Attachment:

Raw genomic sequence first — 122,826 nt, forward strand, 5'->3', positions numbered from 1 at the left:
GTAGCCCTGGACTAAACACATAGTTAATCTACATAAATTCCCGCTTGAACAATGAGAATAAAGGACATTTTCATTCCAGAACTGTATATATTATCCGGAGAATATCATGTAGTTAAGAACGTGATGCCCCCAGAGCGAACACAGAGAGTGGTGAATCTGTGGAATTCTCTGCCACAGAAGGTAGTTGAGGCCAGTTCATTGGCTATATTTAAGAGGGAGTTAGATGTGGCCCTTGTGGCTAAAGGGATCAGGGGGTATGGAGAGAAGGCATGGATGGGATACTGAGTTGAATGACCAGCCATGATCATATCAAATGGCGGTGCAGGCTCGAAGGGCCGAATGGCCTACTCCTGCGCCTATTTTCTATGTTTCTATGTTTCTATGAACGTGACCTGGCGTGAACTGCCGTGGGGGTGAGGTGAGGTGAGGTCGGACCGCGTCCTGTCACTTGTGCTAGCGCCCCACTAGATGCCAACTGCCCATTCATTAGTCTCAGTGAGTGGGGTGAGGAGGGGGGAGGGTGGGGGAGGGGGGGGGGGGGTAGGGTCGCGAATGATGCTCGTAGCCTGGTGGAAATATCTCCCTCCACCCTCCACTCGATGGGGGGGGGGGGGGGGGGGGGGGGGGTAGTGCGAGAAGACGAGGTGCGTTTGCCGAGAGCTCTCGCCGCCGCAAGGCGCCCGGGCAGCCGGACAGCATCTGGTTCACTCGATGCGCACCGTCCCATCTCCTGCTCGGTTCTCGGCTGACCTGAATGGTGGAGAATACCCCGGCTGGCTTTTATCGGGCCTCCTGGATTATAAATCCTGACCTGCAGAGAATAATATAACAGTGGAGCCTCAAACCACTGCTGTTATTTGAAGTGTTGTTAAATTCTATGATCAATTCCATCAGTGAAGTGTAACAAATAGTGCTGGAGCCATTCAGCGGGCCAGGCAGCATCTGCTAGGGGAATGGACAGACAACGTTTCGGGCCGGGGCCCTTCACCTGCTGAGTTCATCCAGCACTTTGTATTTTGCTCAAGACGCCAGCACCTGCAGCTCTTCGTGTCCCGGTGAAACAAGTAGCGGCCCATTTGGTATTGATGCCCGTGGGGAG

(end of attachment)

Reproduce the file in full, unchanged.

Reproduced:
Raw genomic sequence first — 122,826 nt, forward strand, 5'->3', positions numbered from 1 at the left:
GTAGCCCTGGACTAAACACATAGTTAATCTACATAAATTCCCGCTTGAACAATGAGAATAAAGGACATTTTCATTCCAGAACTGTATATATTATCCGGAGAATATCATGTAGTTAAGAACGTGATGCCCCCAGAGCGAACACAGAGAGTGGTGAATCTGTGGAATTCTCTGCCACAGAAGGTAGTTGAGGCCAGTTCATTGGCTATATTTAAGAGGGAGTTAGATGTGGCCCTTGTGGCTAAAGGGATCAGGGGGTATGGAGAGAAGGCATGGATGGGATACTGAGTTGAATGACCAGCCATGATCATATCAAATGGCGGTGCAGGCTCGAAGGGCCGAATGGCCTACTCCTGCGCCTATTTTCTATGTTTCTATGTTTCTATGAACGTGACCTGGCGTGAACTGCCGTGGGGGTGAGGTGAGGTGAGGTCGGACCGCGTCCTGTCACTTGTGCTAGCGCCCCACTAGATGCCAACTGCCCATTCATTAGTCTCAGTGAGTGGGGTGAGGAGGGGGGAGGGTGGGGGAGGGGGGGGGGGGGTAGGGTCGCGAATGATGCTCGTAGCCTGGTGGAAATATCTCCCTCCACCCTCCACTCGATGGGGGGGGGGGGGGGGGGGGGGGGGGTAGTGCGAGAAGACGAGGTGCGTTTGCCGAGAGCTCTCGCCGCCGCAAGGCGCCCGGGCAGCCGGACAGCATCTGGTTCACTCGATGCGCACCGTCCCATCTCCTGCTCGGTTCTCGGCTGACCTGAATGGTGGAGAATACCCCGGCTGGCTTTTATCGGGCCTCCTGGATTATAAATCCTGACCTGCAGAGAATAATATAACAGTGGAGCCTCAAACCACTGCTGTTATTTGAAGTGTTGTTAAATTCTATGATCAATTCCATCAGTGAAGTGTAACAAATAGTGCTGGAGCCATTCAGCGGGCCAGGCAGCATCTGCTAGGGGAATGGACAGACAACGTTTCGGGCCGGGGCCCTTCACCTGCTGAGTTCATCCAGCACTTTGTATTTTGCTCAAGACGCCAGCACCTGCAGCTCTTCGTGTCCCGGTGAAACAAGTAGCGGCCCATTTGGTATTGATGCCCGTGGGGAG